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Aviation

Family of Lion Air co-pilot sue Boeing over Indonesia disaster, claiming new jet was dangerous

  • Co-pilot Harvino was among 189 people who died when Flight JT610 plunged into the Java Sea in October
  • Lawyers for his family say Boeing is to blame, because of faulty sensors on the new 737 MAX 8 aircraft
PUBLISHED : Saturday, 29 December, 2018, 7:31am
UPDATED : Saturday, 29 December, 2018, 8:59am

The family of the Indonesian co-pilot of a Lion Air flight that crashed in October, killing all 189 on board, has filed a wrongful-death lawsuit against Boeing in Chicago, adding to litigation piling up against the manufacturer in its hometown.

The lawsuit, filed on Friday in the Circuit Court of Cook County, Illinois, alleges that a Lion Air-operated Boeing 737 MAX 8 was unreasonably dangerous because its sensors provided inconsistent information to both the pilots and the aircraft.

Boeing declined to comment on pending litigation.

Lion Air Flight JT610 crashed into the Java Sea after take-off from Jakarta on October 29.

Doomed Lion Air jet was no longer airworthy and should not have kept flying, say crash investigators

The complaint was filed on behalf of pilot Harvino’s widow and three children, who are all from Jakarta.

It also alleges that the instruction manuals provided by Boeing with the two-month-old plane were insufficient, leading to the death of the pilots, crew and passengers. Harvino went by a single name.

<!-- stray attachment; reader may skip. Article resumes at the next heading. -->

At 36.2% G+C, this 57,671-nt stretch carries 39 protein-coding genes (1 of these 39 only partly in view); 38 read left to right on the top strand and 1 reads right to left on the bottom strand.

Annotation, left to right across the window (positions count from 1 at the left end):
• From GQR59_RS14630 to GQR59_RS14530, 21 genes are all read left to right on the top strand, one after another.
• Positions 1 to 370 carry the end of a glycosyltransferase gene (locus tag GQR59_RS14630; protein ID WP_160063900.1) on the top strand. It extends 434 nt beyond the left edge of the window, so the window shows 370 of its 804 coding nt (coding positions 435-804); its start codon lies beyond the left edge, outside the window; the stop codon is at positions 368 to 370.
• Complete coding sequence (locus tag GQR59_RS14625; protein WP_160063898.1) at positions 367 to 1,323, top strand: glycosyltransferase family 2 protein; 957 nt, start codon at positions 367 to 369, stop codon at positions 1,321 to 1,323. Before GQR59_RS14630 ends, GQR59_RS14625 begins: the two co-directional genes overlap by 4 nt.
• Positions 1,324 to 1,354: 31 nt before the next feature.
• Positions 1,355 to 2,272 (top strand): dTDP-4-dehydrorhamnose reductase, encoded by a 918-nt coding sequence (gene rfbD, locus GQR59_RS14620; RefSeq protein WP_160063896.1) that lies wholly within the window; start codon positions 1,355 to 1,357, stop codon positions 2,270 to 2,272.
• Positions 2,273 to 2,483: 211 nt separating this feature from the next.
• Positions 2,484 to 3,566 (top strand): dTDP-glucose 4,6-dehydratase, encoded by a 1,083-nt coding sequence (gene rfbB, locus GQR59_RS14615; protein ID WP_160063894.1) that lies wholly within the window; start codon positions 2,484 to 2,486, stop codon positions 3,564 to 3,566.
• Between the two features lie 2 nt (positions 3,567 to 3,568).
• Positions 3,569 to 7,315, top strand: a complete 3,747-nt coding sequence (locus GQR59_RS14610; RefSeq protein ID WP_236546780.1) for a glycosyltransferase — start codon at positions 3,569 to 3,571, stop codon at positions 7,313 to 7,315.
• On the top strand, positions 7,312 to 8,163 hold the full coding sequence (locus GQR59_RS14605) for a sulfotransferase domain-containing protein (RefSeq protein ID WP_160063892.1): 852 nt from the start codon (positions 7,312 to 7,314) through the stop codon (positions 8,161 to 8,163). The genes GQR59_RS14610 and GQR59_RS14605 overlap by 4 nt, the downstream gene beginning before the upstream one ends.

In a statement, law firm Gardiner Koch Weisberg & Wrona said Harvino and Flight 610 Captain Bhayve Suneja were both experienced pilots, having logged more than 5,000 and 6,000 flight hours respectively before the disaster.

At least two other lawsuits have been filed against Boeing in Chicago by the Lion Air victims.

A preliminary report by Indonesian investigators focused on airline maintenance and training and the response of a Boeing anti-stall system to a recently replaced sensor but did not give a cause for the crash.

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One of the investigators, Nurcahyo Utomo, told reporters it was too early to determine whether a new version of the anti-stall system, which was not explained to pilots in manuals, was a contributing factor.